"I take my fair share of the responsibility for the mistakes that were made," Ms. Solis Doyle says now. But she said she got the campaign up to speed quickly, kept the trains running and the egos in check, and for a year fostered a fun yet disciplined atmosphere.
Colleagues told Sen. Clinton that Mr. Penn should have been fired instead. Insiders resented that the pollster-strategist remained CEO of public-relations giant Burson-Marsteller Worldwide, given the potential conflicts. Their fears were realized in April, when The Wall Street Journal reported he was helping a client, Colombia, win Congress's approval of a trade pact that Sen. Clinton opposed. Mr. Penn was replaced as head strategist by Geoff Garin, though he remains in frequent touch with both Clintons.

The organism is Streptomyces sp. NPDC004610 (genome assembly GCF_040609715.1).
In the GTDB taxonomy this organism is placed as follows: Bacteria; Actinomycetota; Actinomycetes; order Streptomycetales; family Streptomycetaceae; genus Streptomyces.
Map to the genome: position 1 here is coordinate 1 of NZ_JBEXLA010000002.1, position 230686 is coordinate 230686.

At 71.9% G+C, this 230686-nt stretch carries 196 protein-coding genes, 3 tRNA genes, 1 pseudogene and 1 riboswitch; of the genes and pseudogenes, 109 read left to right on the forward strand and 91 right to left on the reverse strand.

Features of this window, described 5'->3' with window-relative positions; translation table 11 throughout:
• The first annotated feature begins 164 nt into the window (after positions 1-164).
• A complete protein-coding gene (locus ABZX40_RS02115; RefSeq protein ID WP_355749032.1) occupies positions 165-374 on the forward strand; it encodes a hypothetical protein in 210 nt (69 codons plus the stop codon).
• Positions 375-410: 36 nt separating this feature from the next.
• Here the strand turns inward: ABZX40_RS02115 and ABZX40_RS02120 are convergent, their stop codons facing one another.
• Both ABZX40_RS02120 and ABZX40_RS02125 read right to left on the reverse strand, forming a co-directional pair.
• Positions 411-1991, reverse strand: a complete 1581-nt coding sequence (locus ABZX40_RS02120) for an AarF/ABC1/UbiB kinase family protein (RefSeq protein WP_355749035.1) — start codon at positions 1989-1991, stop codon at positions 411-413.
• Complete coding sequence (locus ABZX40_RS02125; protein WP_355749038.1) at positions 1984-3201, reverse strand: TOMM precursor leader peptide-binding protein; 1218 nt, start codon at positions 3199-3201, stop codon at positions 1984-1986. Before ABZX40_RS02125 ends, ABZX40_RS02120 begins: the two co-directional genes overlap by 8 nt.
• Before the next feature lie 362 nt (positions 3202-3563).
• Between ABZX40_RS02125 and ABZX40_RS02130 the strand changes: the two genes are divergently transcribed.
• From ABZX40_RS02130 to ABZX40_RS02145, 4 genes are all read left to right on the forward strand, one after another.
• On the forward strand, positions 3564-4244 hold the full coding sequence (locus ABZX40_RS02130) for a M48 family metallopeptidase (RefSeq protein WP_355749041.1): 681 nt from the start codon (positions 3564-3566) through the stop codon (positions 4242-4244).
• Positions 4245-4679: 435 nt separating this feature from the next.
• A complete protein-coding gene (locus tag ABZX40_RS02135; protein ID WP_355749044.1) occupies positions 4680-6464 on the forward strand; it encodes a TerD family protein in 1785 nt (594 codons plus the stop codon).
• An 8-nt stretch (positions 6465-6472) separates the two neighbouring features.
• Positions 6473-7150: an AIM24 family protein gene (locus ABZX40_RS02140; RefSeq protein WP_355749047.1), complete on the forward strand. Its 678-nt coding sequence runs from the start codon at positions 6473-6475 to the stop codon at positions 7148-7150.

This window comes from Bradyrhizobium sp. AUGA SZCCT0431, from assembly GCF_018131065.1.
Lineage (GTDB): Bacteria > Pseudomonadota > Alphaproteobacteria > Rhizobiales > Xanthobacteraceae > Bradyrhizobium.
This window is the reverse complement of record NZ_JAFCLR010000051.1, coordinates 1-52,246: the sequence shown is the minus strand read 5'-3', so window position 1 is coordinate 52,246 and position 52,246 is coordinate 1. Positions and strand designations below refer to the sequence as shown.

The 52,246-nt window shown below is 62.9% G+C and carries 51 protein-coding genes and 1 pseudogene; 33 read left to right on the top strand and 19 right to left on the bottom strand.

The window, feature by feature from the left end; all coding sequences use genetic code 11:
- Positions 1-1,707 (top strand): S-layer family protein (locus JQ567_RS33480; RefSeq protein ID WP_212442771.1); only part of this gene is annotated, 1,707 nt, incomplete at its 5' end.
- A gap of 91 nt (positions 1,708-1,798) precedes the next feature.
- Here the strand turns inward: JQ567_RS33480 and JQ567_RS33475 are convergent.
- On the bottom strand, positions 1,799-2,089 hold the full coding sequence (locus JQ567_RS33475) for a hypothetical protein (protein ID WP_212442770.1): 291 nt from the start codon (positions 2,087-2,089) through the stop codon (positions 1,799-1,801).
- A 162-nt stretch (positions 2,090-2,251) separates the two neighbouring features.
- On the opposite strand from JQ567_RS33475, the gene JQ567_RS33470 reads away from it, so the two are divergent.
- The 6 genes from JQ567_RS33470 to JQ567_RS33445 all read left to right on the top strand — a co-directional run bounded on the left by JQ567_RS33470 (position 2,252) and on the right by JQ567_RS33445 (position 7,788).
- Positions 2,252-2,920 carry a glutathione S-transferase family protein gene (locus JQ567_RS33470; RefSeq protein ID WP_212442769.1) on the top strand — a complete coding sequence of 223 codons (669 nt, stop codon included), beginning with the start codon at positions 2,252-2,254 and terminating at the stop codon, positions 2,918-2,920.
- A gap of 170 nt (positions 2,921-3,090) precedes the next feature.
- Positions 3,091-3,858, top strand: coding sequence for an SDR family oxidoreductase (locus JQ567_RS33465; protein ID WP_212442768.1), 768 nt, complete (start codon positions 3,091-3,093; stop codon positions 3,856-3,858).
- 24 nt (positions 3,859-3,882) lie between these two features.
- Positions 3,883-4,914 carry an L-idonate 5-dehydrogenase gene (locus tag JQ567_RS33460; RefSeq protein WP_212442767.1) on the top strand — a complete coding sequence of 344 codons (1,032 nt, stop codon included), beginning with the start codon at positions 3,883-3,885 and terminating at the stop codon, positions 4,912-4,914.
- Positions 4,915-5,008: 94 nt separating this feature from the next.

Critics' bigger complaint was that from the campaign's start Mr. Penn had been its only pollster. Other campaigns typically use many pollsters to provide alternative views; Sen. Obama has had up to four. Ms. Solis Doyle says that throughout 2006 and 2007, she urged Sen. Clinton to add more. Sen. Clinton told advisers Mr. Penn is "brilliant," and multiple pollsters would slow consensus on strategy.
But top aides chafed that Mr. Penn used his control of "the numbers" to win most disagreements. "He could go straight to the [former] president of the United States, who in turn got to Hillary," says a senior strategist. "After a while, people just shrugged their shoulders and said, 'Hey, look, this is how she wants her campaign run.'"